semper liberi

I’m going to take a break from librarying for a moment to talk about basketball.

I’m a Morgantown girl born and raised, 17 years. When I was young my dad and I had season tickets to WVU men’s basketball. Of course it’s been a while, and I haven’t seen much basketball since, but I was utterly thrilled to see WVU in the Final Four. Not something, let’s say, that ever seemed likely back when I watched them live.

Well, we got totally dismantled in the game. And our big star did something awful to his knee, bad enough it hurt just to watch him writhing on the court. But none of that is quite why this Yahoo column, or this article out of Wheeling, had me on the verge of tears.

“West Virginia, usually near the top only in things like obesity and poverty, captured the attention of the nation in a positive way this time…”

When we’re in the news, it’s generally some totally ghastly story like today’s mine explosion (may they find the missing, and something console the families of the dead). Or it’s state corruption or it’s poor health or poor education. Something miserable.

And what it comes down to is this. When you say you’re from West Virginia — if you’re very lucky, you’re talking to a college sports fan, who knows WVU or Marshall. Or maybe someone who’s driven through sometime, I-68 or something, and knows that you’re from the most beautiful place on earth. Good chance, though, that you get someone all excited because they have a cousin in Richmond. (I’ve never been to Richmond. I have only a vague idea where it is. In Virginia. A state which we seceded from. In 1863. FYI.) More likely you get some kind of incest joke.

Which — in case you somehow did not know this? — is not funny. It’s inherently not funny. But mostly it’s not funny when you hear it time after time. When the message you get, from the media, from practically anyone you talk to outside of your state, is that the only thing West Virginia is good for is tragedy and insult. If I tell people I’m from Massachusetts, they might think I’m a godless commie, but they might also think I’m educated or cultured or what-have-you. People may assume limits on my morals if I come from Massachusetts, they may assume my cultural perspective, but they never assume limits on my potential. But I tell people I’m from West Virginia and…and am grateful if they know it is a state.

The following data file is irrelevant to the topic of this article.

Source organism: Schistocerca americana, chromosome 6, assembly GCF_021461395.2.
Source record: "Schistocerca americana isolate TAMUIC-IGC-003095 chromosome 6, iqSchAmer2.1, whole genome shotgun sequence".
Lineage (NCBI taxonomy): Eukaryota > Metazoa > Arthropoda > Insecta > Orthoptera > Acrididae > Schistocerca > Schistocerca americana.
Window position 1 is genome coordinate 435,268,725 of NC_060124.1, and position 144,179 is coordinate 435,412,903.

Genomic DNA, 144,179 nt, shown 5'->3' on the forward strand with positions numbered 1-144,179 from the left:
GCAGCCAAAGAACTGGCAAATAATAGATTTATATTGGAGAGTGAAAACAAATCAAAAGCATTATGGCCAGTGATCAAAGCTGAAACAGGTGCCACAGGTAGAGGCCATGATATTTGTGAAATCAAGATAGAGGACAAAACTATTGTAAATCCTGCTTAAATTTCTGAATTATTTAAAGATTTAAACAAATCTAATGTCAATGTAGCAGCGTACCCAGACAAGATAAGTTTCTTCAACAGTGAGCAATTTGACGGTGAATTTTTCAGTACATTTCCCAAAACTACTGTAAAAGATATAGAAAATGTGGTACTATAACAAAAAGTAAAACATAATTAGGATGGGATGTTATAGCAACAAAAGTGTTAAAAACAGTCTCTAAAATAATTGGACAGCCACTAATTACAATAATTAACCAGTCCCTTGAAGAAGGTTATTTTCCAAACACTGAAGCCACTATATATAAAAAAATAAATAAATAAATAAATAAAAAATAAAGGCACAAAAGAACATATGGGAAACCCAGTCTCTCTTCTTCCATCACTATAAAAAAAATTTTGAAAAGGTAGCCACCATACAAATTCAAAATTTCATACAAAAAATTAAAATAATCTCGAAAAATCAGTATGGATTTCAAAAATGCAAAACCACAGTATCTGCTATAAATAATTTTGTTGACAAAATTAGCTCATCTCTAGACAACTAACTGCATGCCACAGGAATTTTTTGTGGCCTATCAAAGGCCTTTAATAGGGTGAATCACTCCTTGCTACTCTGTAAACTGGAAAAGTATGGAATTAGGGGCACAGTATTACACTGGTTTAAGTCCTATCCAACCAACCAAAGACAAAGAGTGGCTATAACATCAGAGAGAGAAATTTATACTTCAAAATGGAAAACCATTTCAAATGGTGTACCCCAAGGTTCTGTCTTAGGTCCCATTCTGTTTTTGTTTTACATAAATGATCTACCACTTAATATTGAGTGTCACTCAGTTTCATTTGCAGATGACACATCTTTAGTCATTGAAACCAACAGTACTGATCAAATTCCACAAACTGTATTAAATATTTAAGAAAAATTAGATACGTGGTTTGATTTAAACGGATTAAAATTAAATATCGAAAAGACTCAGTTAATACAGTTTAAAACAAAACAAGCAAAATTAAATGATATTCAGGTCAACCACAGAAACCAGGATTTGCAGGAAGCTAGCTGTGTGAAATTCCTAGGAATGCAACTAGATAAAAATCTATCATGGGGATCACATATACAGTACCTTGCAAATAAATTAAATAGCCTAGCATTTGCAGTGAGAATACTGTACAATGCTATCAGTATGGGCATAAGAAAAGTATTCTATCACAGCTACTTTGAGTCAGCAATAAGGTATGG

And this is why I stayed up too late watching the game, all to its bitter end, and still get teary-eyed thinking about it. Because for once, for once, my state is on the national scene for a reason that is wholly good. For once people look at us and see something to cheer for. (For once, we look at ourselves and see something to cheer for. Because, sad to say, no one puts limits on West Virginians’ potential so severely as we ourselves do…)

You probably haven’t been to my hometown. So, just so you know: We were profiled by NPR for having had the lowest unemployment rate in the country recently. We have, of course, a sizable university, which filled my childhood with viola lessons, community orchestra, volunteer chemistry research, famous guest speakers, touring musicals all summer (as well as basketball). We have our very own monorail — no, really — driverless electric cars which show up on command and handle much of the students’ transit needs, as well as many residents’. (We have a bus system, too, for all you public transit fans.) We have one of my favorite indie coffeehouses ever, which has been thriving since I was in high school, and doesn’t just cater to students or musicians or stay-at-home moms or retirees or businesspeople, but everybody. We have a bike path and a Japanese restaurant I still get intense cravings for a few times a year. And it really, truly is the most beautiful state in the world. The green and hills and rolling lushness get into your bloodstream and define what land is supposed to be and I love my adopted city but sometimes I look around and feel lonely for the hills; everything is flat and desolate, not half green enough. Missing the way that land should be.

If I were from any other state, would I feel the need to write an apologia for it? But then again, would you know enough I didn’t have to?

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8 thoughts on “semper liberi

  1. Somehow, I don’t know how, I grew up knowing about the whole seceeding-from-Virginia thing. (Maybe thanks to Northern parents dealing with a Southern school teaching their children civil war history?) And I vividly remember driving through West Virginia as a 15yo with a learner’s permit, being allowed to drive for a stretch, and getting white-knuckle terrified driving on those hills with my lack of experience. I was quite happy to watch their stunning beauty through a passenger window after that. (Now, I’d be fine, and I’d actually prefer the gorgeous hills of West Virginia to the monotonous flatlands of southern Illinois, which hypnotize me into dangerous sleepiness.) I’ve actually heard more about the negatives of West Virginia from you than from the media — admittedly, this is mostly because I’ve heard anything about West Virginia beyond the aforementioned almost exclusively through you.